While Russian and pro-Moscow Chechen official spokesmen were predicting a speedy end to the present conflict, events in the town of Argun suggested that the separatists still had considerable fight left in them. According to the online daily Gazeta.ru: “After several days of fierce clashes between federal forces and rebel groups in the town of Argun on [December 13], the military were forced to admit that they had failed to track down the militants who on [December 11] opened fire at a police patrol and later at reinforcements sent by the military commandant’s office to help the policemen. On [December 13] Argun, the third largest town in Chechnya, was completely blocked off by federal forces…. A full scale military operation was launched…. All roads leading out of Argun were closed, classes in all schools were cancelled, town dwellers were forced to hide in their apartments, many taking refuge in basements…. The acting military commandant of Chechnya, Aleksandr Tretyakov, urged journalists not to overdramatize the events in Argun and recommended that they refer to the ongoing operation in the town as ‘an address check-up'” (Gazeta.ru, December 14).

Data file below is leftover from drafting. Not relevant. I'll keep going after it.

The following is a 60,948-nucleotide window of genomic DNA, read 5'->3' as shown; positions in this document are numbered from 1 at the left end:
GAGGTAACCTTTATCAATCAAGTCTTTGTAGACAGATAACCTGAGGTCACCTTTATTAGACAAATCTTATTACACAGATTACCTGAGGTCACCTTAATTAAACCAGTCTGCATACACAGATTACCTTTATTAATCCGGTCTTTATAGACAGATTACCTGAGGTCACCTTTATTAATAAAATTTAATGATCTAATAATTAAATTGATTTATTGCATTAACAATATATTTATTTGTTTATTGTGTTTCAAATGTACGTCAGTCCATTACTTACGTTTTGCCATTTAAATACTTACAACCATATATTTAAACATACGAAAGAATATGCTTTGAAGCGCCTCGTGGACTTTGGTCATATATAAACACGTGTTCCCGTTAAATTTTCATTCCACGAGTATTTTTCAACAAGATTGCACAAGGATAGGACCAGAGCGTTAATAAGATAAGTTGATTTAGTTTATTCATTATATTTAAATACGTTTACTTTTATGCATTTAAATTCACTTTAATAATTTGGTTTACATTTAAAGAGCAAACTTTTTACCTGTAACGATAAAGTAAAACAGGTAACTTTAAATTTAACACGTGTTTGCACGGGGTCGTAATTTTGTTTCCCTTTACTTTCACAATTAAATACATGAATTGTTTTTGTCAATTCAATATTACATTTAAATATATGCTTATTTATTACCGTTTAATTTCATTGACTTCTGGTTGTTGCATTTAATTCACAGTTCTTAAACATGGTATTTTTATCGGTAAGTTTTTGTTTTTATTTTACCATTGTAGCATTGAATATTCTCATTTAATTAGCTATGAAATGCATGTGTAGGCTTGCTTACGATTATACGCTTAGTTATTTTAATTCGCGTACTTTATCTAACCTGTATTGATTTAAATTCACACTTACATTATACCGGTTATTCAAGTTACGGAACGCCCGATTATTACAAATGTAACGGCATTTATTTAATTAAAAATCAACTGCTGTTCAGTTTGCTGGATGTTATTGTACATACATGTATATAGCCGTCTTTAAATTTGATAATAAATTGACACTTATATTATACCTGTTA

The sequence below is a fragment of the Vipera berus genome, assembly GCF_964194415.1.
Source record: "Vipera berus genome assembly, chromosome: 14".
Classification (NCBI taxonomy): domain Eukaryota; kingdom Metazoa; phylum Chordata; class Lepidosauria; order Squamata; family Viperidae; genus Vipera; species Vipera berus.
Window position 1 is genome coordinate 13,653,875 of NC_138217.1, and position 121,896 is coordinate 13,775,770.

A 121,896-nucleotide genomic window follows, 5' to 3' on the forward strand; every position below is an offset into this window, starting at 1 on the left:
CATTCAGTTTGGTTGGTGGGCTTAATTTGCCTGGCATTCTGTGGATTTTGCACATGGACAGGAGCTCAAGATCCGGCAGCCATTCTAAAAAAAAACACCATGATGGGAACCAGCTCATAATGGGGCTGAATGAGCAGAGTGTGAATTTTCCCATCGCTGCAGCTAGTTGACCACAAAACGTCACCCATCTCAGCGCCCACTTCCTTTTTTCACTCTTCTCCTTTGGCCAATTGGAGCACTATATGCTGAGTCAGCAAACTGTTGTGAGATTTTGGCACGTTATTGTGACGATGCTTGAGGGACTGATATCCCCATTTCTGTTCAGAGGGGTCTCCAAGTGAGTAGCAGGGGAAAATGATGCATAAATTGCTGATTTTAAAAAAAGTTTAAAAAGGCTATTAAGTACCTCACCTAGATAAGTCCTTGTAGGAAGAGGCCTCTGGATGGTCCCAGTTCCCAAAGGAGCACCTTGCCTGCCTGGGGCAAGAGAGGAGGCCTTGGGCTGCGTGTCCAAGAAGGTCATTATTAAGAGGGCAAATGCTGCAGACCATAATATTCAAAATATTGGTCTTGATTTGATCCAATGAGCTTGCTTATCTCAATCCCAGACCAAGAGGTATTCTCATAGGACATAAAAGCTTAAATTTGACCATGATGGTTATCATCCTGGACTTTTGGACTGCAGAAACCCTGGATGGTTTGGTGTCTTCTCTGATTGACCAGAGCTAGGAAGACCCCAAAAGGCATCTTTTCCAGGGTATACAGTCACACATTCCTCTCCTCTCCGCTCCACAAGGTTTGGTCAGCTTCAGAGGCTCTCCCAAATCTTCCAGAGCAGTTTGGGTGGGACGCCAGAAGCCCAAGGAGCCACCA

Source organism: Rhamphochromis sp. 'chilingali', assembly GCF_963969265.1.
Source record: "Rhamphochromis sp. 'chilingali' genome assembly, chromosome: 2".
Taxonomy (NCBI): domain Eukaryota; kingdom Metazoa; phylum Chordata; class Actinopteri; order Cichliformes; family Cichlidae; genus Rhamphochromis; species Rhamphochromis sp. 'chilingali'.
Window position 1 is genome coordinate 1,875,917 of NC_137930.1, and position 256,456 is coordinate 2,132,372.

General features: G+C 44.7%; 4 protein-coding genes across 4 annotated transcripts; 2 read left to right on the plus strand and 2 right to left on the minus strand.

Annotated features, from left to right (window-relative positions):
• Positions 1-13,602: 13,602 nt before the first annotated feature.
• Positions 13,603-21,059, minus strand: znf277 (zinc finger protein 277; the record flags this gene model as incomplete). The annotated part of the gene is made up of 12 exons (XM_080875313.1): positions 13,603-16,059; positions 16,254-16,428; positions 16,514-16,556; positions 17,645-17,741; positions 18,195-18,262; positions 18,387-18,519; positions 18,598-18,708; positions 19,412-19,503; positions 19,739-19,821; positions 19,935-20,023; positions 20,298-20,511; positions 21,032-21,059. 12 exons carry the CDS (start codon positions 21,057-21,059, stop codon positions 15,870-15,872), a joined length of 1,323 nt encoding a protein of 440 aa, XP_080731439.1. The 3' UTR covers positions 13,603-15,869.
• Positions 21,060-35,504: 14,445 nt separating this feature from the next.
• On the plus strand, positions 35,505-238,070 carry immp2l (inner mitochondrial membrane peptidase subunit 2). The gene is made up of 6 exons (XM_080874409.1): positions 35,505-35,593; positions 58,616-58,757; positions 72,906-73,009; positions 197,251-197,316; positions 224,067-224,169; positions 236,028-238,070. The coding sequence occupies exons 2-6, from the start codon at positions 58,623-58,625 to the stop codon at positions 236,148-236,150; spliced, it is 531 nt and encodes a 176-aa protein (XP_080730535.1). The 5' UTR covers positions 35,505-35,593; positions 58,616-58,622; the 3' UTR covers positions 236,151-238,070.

The Agence France Presse news service reported on December 9 that leading Chechen separatist commanders had called upon Russia to negotiate an end to the conflict in the breakaway republic and had reaffirmed the legitimacy of separatist president Aslan Maskhadov. The document was signed by the Chechen Armed Forces Commanders’ Council consisting of seven top commanders and separatist Vice President Vakha Arsanov. “Today,” they declared, “Russia and Chechnya have a unique chance to put an end to this war, and all that is possible must be done to end this carnage and bloodshed by sitting down at the negotiation table.” “Whatever Russian politicians and generals may say,” the commanders wrote, “only one man can speak for the whole of the Chechen people; this is President Maskhadov, who controls 90 percent of Chechen fighting units, which obey any order he gives.”